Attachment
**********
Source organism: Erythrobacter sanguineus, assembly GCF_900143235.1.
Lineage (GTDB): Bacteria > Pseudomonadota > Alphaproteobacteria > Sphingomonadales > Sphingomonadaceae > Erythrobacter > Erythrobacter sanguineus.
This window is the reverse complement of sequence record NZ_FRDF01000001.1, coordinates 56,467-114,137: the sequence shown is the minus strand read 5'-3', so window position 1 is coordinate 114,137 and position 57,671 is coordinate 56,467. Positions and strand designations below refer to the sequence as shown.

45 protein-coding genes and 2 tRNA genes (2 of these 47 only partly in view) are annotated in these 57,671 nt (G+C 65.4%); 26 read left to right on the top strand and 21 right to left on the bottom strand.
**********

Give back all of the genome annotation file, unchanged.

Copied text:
Source organism: Erythrobacter sanguineus, assembly GCF_900143235.1.
Lineage (GTDB): Bacteria > Pseudomonadota > Alphaproteobacteria > Sphingomonadales > Sphingomonadaceae > Erythrobacter > Erythrobacter sanguineus.
This window is the reverse complement of sequence record NZ_FRDF01000001.1, coordinates 56,467-114,137: the sequence shown is the minus strand read 5'-3', so window position 1 is coordinate 114,137 and position 57,671 is coordinate 56,467. Positions and strand designations below refer to the sequence as shown.

45 protein-coding genes and 2 tRNA genes (2 of these 47 only partly in view) are annotated in these 57,671 nt (G+C 65.4%); 26 read left to right on the top strand and 21 right to left on the bottom strand.